Veggies in the Fridge; Vocab on the Fridge

Earning a top score on the Verbal Reasoning section of the ISEE

With bestsellers like Atomic Habits by James Clear and The 7 Habits of Highly Effective People by Stephen Covey selling millions of copies, it’s apparent that we humans have an appetite for improving our habits. Yet, despite our best intentions, bridging the gap between knowing what we should do and actually doing it remains a universal challenge. 

For me, storing chopped veggies in cute containers and placing them in the fridge drastically increases the chance of me reaching for them when I need a snack. And I’m a grown-up! If adults can benefit from these simple nudges, imagine the impact they will have on our children’s habits.

When it comes to academics, vocabulary is a topic that comes up again and again.

We all know a strong vocabulary enhances reading and writing skills. Undoubtedly, expanding one’s vocabulary is a worthwhile endeavor, whether or not there is a test on the horizon.  When preparing for the Verbal Reasoning section of the ISEE, developing a vocabulary practice is essential to achieving a competitive score. 

Building vocab is like building a healthy diet: it’s easier when you intentionally create an environment that fosters the desired outcome. As an ISEE tutor and test prep coach, I love helping students and families prepare for success in this challenging part of the exam.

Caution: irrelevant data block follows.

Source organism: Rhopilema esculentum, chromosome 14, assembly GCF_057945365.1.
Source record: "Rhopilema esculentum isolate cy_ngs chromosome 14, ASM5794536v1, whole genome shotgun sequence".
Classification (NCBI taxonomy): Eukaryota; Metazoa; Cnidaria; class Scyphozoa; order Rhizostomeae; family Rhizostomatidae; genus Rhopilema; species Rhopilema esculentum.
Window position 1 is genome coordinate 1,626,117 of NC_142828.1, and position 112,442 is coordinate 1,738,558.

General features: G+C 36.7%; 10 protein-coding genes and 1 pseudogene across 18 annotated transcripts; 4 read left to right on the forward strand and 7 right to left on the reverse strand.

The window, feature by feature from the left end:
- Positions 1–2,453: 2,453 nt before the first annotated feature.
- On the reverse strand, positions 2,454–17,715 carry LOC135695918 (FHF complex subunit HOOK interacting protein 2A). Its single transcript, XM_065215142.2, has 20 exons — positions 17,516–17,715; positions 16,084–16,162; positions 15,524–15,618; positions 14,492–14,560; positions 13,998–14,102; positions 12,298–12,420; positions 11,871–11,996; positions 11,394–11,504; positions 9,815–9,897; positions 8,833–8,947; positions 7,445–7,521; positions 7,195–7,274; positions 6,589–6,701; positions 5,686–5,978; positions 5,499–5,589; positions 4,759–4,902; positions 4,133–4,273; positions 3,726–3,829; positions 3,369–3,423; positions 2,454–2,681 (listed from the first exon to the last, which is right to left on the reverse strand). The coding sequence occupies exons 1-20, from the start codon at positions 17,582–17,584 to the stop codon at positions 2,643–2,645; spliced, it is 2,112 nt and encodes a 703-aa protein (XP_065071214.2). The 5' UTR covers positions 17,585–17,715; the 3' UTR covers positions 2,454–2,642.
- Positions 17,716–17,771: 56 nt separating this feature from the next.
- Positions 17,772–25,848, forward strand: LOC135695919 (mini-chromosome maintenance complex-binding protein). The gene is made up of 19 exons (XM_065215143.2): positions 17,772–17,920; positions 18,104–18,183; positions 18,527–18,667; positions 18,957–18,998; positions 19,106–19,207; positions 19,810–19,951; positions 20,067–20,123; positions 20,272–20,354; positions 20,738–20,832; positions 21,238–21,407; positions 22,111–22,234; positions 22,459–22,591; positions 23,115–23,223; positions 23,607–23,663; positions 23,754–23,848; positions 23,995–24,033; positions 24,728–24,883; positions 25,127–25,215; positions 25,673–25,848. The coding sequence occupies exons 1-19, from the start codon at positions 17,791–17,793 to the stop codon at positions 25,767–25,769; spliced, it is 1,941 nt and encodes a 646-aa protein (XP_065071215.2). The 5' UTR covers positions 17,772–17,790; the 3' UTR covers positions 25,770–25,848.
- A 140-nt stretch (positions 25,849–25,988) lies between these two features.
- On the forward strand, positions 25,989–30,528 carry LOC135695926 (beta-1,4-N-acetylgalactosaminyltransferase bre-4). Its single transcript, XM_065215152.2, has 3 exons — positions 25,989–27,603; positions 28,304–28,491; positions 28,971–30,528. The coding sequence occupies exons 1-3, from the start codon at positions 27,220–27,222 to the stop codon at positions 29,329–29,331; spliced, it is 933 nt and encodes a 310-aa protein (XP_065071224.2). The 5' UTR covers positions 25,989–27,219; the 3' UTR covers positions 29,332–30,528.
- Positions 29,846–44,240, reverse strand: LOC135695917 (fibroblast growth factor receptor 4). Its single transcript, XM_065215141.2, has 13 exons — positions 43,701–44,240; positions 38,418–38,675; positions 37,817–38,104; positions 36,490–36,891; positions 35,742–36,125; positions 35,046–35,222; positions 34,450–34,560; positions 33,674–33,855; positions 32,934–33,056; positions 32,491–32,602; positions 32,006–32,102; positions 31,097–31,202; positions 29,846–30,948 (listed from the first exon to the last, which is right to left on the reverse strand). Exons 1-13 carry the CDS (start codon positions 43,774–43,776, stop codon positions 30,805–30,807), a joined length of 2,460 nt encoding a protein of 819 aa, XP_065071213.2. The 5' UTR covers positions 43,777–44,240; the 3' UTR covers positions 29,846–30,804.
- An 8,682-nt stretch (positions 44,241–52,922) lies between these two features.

Verbal Reasoning vs Vocabulary

The first section of the ISEE is a 20-minute section called verbal reasoning. Students won’t typically earn a top score on this section without acquiring some vocabulary, but this isn’t the intention of the section. It’s not a vocabulary section, it’s a verbal reasoning section. While a strong vocabulary certainly helps, the verbal reasoning section is more than simply testing grade-level (and above grade-level) vocabulary.

It’s called verbal reasoning because it’s not about testing how many vocab words a student knows. It’s designed to test how much unfamiliar vocabulary a student can figure out. Can the student navigate around words he or she doesn’t know?

Of course, students with an above-average vocabulary for their age could naturally do well. But for most, it’s about finding ways to handle new words on the spot.

 In preparation for the ISEE Verbal Reasoning section, there are a few different approaches.

  1. Study and learn hundreds of advanced words.
  2. Work on developing verbal reasoning strategies.
  3. A hybrid model of both.

From my experience tutoring over 1000 students for the ISEE, the ones who work on both vocabulary acquisition and building verbal reasoning skills are the most successful. In this post, I’ll focus on vocabulary acquisition.

Where can I get the ISEE vocabulary list?

You might be wondering: What if my child just focuses on studying the words that typically appear on the ISEE? Is there a downloadable ISEE vocabulary list PDF?

The short answer is, no. To understand why, let’s step back and consider what sets the ISEE apart from other standardized tests. Unlike the ACT or SAT, the ISEE (and the SSAT) is classified as a secure test. This distinction means that the testing organization (the ERB in the case of the ISEE) doesn’t make past or retired tests available to the public. Frequency Lists, which compile words that appear across multiple past tests, are commonly used for ACT and SAT prep, however, this isn’t feasible for the ISEE due to the testing company’s practices.